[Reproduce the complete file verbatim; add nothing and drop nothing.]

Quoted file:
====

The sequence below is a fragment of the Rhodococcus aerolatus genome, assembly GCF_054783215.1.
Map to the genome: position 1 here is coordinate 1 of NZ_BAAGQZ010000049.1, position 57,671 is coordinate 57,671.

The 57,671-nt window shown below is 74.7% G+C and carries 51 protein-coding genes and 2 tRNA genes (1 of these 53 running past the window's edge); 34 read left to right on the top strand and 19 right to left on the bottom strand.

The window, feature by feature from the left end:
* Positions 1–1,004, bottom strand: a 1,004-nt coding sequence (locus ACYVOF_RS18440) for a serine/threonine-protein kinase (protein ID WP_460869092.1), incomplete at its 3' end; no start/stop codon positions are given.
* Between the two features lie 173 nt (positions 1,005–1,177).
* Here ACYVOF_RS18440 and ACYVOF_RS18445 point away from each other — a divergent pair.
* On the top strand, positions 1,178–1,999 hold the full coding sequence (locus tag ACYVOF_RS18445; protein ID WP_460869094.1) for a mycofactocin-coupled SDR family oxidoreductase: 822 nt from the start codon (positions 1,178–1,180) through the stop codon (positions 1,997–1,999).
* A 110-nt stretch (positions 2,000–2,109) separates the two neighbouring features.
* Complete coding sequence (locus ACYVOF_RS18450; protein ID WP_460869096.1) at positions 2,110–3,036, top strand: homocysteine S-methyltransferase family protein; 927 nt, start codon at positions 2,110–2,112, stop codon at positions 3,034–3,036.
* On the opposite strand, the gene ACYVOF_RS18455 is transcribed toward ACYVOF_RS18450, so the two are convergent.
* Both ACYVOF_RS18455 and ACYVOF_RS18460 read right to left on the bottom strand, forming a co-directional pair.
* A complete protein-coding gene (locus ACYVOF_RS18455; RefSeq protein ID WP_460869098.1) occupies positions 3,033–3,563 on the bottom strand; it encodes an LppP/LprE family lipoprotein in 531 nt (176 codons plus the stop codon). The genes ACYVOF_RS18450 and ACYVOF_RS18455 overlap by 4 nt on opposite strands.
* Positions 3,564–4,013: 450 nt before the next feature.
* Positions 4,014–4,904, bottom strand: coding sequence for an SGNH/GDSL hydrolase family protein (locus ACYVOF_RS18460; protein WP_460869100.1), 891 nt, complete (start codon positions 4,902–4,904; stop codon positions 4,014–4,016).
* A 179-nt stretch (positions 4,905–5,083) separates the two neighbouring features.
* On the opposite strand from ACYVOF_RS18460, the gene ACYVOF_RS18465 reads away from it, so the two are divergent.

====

The sequence below is a fragment of the Rhodococcus aerolatus genome, assembly GCF_054783215.1.
Map to the genome: position 1 here is coordinate 1 of NZ_BAAGQZ010000049.1, position 57,671 is coordinate 57,671.

The 57,671-nt window shown below is 74.7% G+C and carries 51 protein-coding genes and 2 tRNA genes (1 of these 53 running past the window's edge); 34 read left to right on the top strand and 19 right to left on the bottom strand.

The window, feature by feature from the left end:
* Positions 1–1,004, bottom strand: a 1,004-nt coding sequence (locus ACYVOF_RS18440) for a serine/threonine-protein kinase (protein ID WP_460869092.1), incomplete at its 3' end; no start/stop codon positions are given.
* Between the two features lie 173 nt (positions 1,005–1,177).
* Here ACYVOF_RS18440 and ACYVOF_RS18445 point away from each other — a divergent pair.
* On the top strand, positions 1,178–1,999 hold the full coding sequence (locus tag ACYVOF_RS18445; protein ID WP_460869094.1) for a mycofactocin-coupled SDR family oxidoreductase: 822 nt from the start codon (positions 1,178–1,180) through the stop codon (positions 1,997–1,999).
* A 110-nt stretch (positions 2,000–2,109) separates the two neighbouring features.
* Complete coding sequence (locus ACYVOF_RS18450; protein ID WP_460869096.1) at positions 2,110–3,036, top strand: homocysteine S-methyltransferase family protein; 927 nt, start codon at positions 2,110–2,112, stop codon at positions 3,034–3,036.
* On the opposite strand, the gene ACYVOF_RS18455 is transcribed toward ACYVOF_RS18450, so the two are convergent.
* Both ACYVOF_RS18455 and ACYVOF_RS18460 read right to left on the bottom strand, forming a co-directional pair.
* A complete protein-coding gene (locus ACYVOF_RS18455; RefSeq protein ID WP_460869098.1) occupies positions 3,033–3,563 on the bottom strand; it encodes an LppP/LprE family lipoprotein in 531 nt (176 codons plus the stop codon). The genes ACYVOF_RS18450 and ACYVOF_RS18455 overlap by 4 nt on opposite strands.
* Positions 3,564–4,013: 450 nt before the next feature.
* Positions 4,014–4,904, bottom strand: coding sequence for an SGNH/GDSL hydrolase family protein (locus ACYVOF_RS18460; protein WP_460869100.1), 891 nt, complete (start codon positions 4,902–4,904; stop codon positions 4,014–4,016).
* A 179-nt stretch (positions 4,905–5,083) separates the two neighbouring features.
* On the opposite strand from ACYVOF_RS18460, the gene ACYVOF_RS18465 reads away from it, so the two are divergent.